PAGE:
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Towards the end of the 16th century three outstanding commanders brought Japan's century of civil wars to an end, and even though reunification was first achieved under Toyotomi Hideyoshi, it was his successor Tokugawa Ieyasu who was to ensure a lasting peace.
In terms of his strategic and political achievements Ieyasu ranks as Japan's greatest samurai commander. His battlefield prowess, however, needs careful consideration before accolades are offered, because Ieyasu was undoubtedly a lucky general. Mikata ga Hara, for example, was a defeat that the onset of winter saved from being a rout.
Ieyasu's crowning victory at Sekigahara depended very much on the defection to his side of Kobayakawa Hideaki, and the absence from the scene of Ieyasu's son Hidetada serves to illustrate how just once there was a failure in Ieyasu's otherwise classic strategic vision. Yet Ieyasu possessed the particular wisdom of knowing who should be an ally and who was an enemy, and he was gifted in the broad brush strokes of a campaign. He also knew how to learn from his mistakes.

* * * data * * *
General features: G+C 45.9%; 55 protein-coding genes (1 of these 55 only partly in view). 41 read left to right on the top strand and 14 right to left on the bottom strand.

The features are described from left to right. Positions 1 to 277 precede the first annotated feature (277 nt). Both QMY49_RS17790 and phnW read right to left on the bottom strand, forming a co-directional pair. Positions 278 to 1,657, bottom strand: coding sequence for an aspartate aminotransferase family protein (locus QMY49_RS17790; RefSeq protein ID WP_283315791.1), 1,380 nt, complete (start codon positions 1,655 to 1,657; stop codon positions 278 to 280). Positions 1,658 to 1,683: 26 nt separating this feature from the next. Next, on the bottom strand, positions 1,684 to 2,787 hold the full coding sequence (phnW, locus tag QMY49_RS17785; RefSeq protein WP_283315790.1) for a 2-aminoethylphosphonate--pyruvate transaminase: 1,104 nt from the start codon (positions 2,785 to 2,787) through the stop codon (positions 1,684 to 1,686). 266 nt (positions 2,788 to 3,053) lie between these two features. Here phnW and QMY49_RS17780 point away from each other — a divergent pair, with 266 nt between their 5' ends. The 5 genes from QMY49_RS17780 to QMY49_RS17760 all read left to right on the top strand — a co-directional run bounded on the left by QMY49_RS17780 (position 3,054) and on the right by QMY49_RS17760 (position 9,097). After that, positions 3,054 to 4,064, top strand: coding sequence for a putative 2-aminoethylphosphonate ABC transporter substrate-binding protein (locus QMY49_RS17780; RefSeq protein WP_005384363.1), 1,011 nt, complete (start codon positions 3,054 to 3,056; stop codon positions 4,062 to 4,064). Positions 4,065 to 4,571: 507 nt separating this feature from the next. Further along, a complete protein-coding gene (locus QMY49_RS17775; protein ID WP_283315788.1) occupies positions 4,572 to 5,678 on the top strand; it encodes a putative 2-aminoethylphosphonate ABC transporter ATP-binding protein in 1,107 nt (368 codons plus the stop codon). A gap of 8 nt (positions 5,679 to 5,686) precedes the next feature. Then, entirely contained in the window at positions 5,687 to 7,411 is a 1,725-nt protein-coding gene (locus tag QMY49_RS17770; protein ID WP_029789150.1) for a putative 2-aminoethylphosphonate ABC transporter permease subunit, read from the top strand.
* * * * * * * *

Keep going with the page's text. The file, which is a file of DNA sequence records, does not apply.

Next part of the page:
Ieyasu was also patient, a virtue sadly lacking in many of his contemporaries, and unlike Hideyoshi never outreached himself. To establish his family as the ruling clan in Japan for the next two and a half centuries was abundant proof of his true greatness.
About the Author
Stephen Turnbull is recognized as one of the world's foremost military historians of the medieval and early modern periods. He first rose to prominence as a result of his 1977 book, The Samurai: A Military History. Since then he has achieved an equal fame in writing about European military subjects and has had 30 books published. He has always tried to concentrate on the less familiar areas of military history, in particular such topics as Korea, Eastern Europe, the Baltic states, and the Teutonic Knights.
Table of Contents
The early years 7
The military life 9
The hour of destiny 27
Opposing commanders 52
Inside the mind 55
When war is done 58
A life in words 59
Further reading 62